We decided to take another three straight weeks for a holiday this year and to give Marilyn a few kilometres to gobble up. After all, taking on beautifully long motorways is what she likes to do most. What our sat nav told us was: 2,200 kilometres – one way. We want to get to know Portugal a bit! The north of Portugal, to be more exact, to make sure it isn’t too warm for us “Northerners”.
We travelled 800 km on several days, which is not typical for us. It went well. Of course the good and wide and straight and empty motorways through France and Spain also play a role. You basically don’t even notice the kilometres. That was how Marilyn received her nickname pretty early on: motorway monster. It’s just around cities that you need to watch out, as you never know whether you’ll be passed on the left or the right. But in general, you can flow along with traffic well as long as you make it clear where you want to go. And that means with more than just blinkers.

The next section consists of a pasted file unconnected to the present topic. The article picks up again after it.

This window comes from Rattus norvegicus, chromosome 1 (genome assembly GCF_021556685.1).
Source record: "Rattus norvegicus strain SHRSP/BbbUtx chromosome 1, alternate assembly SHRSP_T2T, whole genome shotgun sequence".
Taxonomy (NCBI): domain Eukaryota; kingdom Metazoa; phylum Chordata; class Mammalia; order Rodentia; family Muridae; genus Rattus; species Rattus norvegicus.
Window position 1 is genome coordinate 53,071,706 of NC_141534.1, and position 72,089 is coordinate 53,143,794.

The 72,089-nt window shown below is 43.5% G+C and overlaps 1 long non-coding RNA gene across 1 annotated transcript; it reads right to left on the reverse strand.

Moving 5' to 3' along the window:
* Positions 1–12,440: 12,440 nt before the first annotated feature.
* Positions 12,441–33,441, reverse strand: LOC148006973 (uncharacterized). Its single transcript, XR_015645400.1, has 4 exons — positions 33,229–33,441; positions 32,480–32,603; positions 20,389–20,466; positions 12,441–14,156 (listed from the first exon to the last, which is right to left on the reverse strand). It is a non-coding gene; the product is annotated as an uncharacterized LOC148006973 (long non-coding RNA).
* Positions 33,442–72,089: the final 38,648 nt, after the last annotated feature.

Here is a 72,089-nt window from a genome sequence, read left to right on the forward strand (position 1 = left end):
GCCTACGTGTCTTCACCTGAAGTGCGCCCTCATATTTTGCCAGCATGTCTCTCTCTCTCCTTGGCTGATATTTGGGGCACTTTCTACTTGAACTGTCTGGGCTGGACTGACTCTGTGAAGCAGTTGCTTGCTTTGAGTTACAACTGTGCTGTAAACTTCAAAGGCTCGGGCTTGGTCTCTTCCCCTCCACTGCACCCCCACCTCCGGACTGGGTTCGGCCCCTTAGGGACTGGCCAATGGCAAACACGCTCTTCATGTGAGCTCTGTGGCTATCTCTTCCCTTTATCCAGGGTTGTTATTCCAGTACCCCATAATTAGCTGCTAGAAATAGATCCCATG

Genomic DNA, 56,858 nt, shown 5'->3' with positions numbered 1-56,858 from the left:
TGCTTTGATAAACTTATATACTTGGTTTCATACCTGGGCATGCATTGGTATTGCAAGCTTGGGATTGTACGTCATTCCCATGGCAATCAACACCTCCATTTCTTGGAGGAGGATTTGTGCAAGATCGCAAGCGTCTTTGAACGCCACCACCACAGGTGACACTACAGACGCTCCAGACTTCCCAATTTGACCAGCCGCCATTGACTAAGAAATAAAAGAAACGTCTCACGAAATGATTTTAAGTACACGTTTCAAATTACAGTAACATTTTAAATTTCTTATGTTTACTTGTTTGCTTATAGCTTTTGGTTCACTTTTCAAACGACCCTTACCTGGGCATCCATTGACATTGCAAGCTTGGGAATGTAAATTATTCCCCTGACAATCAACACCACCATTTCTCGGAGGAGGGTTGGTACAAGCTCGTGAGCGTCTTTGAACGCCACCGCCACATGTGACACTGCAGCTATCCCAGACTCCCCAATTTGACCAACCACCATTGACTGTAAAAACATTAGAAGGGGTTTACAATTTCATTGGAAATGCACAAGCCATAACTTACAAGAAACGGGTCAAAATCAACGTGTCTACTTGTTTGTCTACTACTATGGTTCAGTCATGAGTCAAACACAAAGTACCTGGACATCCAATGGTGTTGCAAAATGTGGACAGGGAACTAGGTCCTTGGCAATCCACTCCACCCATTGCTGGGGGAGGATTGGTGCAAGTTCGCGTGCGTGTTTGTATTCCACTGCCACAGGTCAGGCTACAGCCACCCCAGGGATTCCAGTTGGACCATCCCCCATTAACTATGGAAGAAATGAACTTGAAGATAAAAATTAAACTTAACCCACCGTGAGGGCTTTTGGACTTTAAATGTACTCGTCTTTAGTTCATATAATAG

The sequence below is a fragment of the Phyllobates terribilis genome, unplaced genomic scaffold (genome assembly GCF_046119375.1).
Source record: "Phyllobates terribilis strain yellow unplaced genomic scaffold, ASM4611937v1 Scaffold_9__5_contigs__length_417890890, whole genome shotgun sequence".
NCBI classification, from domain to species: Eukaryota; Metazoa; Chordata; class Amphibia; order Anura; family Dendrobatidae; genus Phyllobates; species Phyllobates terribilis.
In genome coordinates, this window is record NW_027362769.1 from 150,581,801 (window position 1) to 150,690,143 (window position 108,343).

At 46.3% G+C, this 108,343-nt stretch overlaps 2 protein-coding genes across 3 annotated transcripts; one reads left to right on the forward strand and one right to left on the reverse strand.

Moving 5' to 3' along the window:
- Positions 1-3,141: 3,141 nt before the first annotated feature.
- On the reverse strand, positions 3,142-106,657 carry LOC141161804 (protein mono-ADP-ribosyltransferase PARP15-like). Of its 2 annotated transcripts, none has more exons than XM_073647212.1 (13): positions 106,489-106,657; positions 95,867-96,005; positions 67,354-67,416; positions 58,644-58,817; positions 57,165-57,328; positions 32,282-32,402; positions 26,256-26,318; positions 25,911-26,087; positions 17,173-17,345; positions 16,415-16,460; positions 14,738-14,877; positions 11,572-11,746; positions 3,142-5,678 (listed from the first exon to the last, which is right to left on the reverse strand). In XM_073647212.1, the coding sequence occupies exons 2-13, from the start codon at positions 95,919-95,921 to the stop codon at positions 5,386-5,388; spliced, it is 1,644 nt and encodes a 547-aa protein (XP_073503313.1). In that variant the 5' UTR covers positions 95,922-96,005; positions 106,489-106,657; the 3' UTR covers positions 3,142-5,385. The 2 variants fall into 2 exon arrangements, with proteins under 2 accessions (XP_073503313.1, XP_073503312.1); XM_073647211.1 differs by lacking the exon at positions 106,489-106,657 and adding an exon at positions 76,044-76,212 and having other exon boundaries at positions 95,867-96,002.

We drove as far as France on the Atlantic coast with one stop and took a break for a day. Then a bit further along, we spent a day in Santander. We made such good progress from there, that we drove all the way to the Lagoon of Óbidos on the Atlantic coast of Portugal. It’s located in Portugal’s Centro Region, which is indeed almost exactly in the middle. From there, we cruised northwards, then took in a bit of northern Spain and spent some relaxing days in the summer sun of southern France on the Atlantic. We completed the trip by fleeing from the heat towards Normandy. And before you knew it, the three weeks had come and gone. In the end, we drove 5,350 kilometres with about 72 hours of driving time. We think we did a good job balancing a road trip with relaxation. We tend to just keep travelling along, but this time we even stayed in some spots for two days and considered ourselves retired ;). It worked well in three weeks. But four weeks would have been better for the route. Now we want to take you along with us to share our greatest adventures and favourite stops from a road trip that truly had so many different things to offer.